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NHL vice president of hockey and business development Brendan Shanahan speaks to reporters during the NHL General Managers' annual fall meeting in Toronto, Ont. Tuesday, November 9, 2010.

Darren Calabrese

NEWARK, N.J. – Brendan Shanahan is adding a personal touch to his video explanations of his various rulings on hits made by NHL players.

The NHL's vice-president in charge of on-ice discipline met with the coaches and players from the Winnipeg Jets on Friday to explain his approach to the job and the thinking that goes into the suspensions for things like hits to the head. Shanahan plans to meeting with all of the 30 NHL teams by the New Year to make sure everyone understands how he and the league operate when it comes to player discipline.

Shanahan sent out an instructional video to every team during training camp. He then up-dated that with clips from regular-season games and now he wants the players to have a chance to ask him questions in person.

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Jets head coach Claude Noel said it was a fruitful discussion for him and his players. The session lasted 30 minutes and included some video and a question-and-answer.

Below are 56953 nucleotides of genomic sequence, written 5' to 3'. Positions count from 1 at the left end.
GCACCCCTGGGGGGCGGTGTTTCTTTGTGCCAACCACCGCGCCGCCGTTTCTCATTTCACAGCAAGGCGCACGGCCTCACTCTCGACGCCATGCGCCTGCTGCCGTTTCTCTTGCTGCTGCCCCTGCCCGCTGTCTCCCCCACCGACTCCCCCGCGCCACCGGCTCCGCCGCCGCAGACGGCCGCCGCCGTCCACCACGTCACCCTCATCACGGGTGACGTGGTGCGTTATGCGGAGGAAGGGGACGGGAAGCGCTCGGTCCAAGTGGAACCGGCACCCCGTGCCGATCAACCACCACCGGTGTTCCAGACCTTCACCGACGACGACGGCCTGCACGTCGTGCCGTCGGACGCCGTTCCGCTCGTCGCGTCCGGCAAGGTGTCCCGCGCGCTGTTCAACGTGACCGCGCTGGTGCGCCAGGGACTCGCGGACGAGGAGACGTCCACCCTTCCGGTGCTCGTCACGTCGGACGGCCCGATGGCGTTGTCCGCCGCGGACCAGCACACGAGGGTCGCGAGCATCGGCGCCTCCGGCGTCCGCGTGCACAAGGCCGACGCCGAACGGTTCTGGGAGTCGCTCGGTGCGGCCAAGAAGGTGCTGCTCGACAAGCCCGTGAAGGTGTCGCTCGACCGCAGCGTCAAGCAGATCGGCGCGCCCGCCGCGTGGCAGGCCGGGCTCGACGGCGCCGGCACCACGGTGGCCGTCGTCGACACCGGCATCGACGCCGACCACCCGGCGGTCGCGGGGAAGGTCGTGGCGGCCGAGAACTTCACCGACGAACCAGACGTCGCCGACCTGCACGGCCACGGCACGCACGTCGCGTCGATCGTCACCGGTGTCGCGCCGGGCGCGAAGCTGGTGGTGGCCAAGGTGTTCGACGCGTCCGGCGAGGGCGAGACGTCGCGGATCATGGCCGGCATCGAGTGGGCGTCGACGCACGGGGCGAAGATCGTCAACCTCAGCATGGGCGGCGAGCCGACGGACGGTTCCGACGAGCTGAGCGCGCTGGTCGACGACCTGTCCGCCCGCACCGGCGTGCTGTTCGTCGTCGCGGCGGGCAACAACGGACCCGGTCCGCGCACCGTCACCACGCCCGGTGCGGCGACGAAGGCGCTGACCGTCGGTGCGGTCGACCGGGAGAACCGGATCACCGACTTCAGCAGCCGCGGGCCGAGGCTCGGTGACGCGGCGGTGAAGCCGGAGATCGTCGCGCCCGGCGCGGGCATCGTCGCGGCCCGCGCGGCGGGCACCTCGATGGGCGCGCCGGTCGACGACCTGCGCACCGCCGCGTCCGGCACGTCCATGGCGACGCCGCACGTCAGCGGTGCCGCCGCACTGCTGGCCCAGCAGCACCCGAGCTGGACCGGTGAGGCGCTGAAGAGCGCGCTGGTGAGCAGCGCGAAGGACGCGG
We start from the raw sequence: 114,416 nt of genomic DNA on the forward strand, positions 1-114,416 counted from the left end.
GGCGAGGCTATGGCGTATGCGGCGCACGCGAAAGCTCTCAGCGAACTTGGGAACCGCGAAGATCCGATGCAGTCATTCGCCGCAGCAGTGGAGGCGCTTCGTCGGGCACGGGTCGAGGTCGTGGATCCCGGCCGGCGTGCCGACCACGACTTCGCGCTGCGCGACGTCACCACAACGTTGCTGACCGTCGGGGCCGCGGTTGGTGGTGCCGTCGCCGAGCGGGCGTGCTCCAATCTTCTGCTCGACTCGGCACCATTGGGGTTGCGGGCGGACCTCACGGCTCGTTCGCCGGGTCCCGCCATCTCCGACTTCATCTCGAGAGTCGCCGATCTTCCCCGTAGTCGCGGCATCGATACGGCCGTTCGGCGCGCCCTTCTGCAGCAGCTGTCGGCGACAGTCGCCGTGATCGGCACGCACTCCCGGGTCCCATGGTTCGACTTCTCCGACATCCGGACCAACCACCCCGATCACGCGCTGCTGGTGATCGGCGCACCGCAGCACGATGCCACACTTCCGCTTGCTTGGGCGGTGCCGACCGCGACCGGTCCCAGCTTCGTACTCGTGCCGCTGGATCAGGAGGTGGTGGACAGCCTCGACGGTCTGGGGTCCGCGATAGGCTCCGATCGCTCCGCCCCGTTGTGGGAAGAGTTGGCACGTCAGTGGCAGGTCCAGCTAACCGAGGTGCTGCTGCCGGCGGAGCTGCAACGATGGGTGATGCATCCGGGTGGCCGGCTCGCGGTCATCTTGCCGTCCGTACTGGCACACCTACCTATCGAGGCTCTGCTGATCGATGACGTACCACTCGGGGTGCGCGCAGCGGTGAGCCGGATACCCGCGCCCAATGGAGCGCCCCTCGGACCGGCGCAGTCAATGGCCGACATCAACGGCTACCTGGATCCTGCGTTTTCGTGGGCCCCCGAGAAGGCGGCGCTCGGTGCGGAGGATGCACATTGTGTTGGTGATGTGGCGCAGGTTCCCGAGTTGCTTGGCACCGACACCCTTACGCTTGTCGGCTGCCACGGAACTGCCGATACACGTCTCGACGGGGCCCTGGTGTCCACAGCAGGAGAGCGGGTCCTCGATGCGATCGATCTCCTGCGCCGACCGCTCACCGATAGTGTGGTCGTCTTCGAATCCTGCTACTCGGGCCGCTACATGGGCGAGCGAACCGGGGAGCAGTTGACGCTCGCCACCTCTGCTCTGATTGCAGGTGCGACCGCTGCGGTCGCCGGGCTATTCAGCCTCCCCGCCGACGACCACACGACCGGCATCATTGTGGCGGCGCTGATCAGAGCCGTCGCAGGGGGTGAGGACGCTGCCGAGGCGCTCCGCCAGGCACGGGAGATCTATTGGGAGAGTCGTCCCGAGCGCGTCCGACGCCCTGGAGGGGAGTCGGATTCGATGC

"I took a lot of good things out of it, the fact they're organized, they have a plan," Noel said. "He tried to bring a lot of clarity to the rules situation.

"I respect the fact it's a tough job, it's not black and white, it is grey. It's tough to explain grey. As coaches, we know because hockey is not black-and-white."

One of the reasons Shanahan was given the job of player discipline starting this season was that he retired from his playing career just two years ago. Most of the players in the NHL played with or against him and that goes a long way toward accepting his decisions.

"Our players embraced what he was saying to us," Noel said. "There's a real respect factor because he's been a player. He understands and he's been on the other side of the fence."

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About the Author
Hockey columnist

A native of Wainfleet, Ont., David Shoalts joined The Globe in 1984 after working at the Calgary Herald, Calgary Sun and Toronto Sun. He graduated in 1978 from Conestoga College and also attended the University of Waterloo. More

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